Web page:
- Author: Kathy Keatley Garvey
The seventh annual International Monarch Monitoring Blitz will take place Friday, July 28 through Sunday, Aug. 6.
That's when community scientists from across North America--United States, Canada and Mexico--will "come together with the shared goal of helping to protect and conserve the beloved and emblematic monarch butterfly," the organizers said. "Data collected by volunteers each year support trinational efforts to better understand the monarch butterfly's breeding productivity, range, and timing in North America."
So, during this 10-day period, we will look for monarchs, as well as eggs, caterpillars and chrysalids, and load the data via the Trinational Monarch Knowledge Network, "a central repository that, in combining data from various sources, assists researchers in performing large-scale temporal and spatial analyses. The data collected by volunteers help researchers answer key questions about monarch butterfly and milkweed distribution, timing of reproduction, and the use of natural resources. In turn, this information helps conservationists identify and prioritize actions to conserve the species."
Ready to participate? All you have to do is share your data with one of the community science programs below:
- Journey North (journeynorth.org)
- Mission Monarch (mission-monarch.org)
- Monarch Larva Monitoring Project (mlmp.org)
- Naturalista (naturalista.mx)
- Correo Real Program/PROFAUNA A.C. (https://www.correoreal.mx/)
- Western Monarch Milkweed Mapper (monarchmilkweedmapper.org)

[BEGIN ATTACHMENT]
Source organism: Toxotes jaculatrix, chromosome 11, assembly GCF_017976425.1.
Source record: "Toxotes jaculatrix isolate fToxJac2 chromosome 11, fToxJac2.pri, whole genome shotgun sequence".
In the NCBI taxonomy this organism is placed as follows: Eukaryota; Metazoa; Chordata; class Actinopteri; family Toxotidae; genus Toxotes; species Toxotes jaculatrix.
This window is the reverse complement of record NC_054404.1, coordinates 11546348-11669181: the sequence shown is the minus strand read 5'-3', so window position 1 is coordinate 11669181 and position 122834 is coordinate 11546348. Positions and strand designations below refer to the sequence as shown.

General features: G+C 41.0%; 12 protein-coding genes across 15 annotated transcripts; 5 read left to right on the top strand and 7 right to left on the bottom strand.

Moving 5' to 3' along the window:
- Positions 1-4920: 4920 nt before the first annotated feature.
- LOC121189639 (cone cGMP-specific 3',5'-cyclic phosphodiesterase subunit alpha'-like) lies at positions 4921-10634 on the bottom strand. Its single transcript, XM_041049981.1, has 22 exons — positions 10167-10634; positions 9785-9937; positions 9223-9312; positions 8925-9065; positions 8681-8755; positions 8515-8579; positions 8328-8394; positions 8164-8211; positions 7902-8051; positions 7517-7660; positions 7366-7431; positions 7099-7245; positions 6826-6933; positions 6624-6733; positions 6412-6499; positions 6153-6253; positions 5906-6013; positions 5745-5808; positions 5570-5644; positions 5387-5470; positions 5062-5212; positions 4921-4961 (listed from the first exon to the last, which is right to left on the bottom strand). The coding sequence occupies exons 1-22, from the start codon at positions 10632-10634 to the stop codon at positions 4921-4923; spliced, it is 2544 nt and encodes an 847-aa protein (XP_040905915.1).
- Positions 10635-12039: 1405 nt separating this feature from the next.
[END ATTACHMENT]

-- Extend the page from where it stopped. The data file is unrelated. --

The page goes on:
The Blitz is organized by the Trinational Monarch Conservation Science Partnership, a collaboration of organizations, including the Commission for Environmental Cooperation, Insectarium/Montréal Space for Life, Environment and Climate Change Canada (ECCC), the Monarch Joint Venture, Journey North, the US Fish and Wildlife Service, the Xerces Society for Invertebrate Conservation, PROFAUNA AC/Correo Real Program, and Mexico's Comisión Nacional de Áreas Naturales Protegidas (Conanp).
Last year's effort resulted in 5988 observations, 2698 participants from 75 states and provinces, 19,222 monarchs observed, and 68,847 milkweeds examined.
Also, you can sign up for the Commission for Environmental Cooperation's newsletter here.
We remember that in 2016, our Vacaville pollinator garden thrived with 300 monarch eggs and caterpillars. The most exciting event? On Monday, Sept. 5, 2016 a citizen-tagged monarch fluttered into our yard from Ashland, Ore. This was part of a migratory monarch project headed by entomologist David James of Washington State University, my alma mater. Community scientist Steven Johnson of Ashland tagged it on Aug. 28, numbering it A6093.
"So, assuming it didn't travel much on the day you saw it, it flew 285 miles in 7 days or about 40.7 miles per day," James told us. "Pretty amazing. So, I doubt he broke his journey for much more than the five hours you watched him--he could be 100 miles further south by now." (See Bug Squad blog)
Now, to keep our eyes open for Danaus plexippus--the adults, eggs, caterpillars and chrysalids--during the July 28-Aug. 6 blitz.
Zero sightings in our yard so far this year!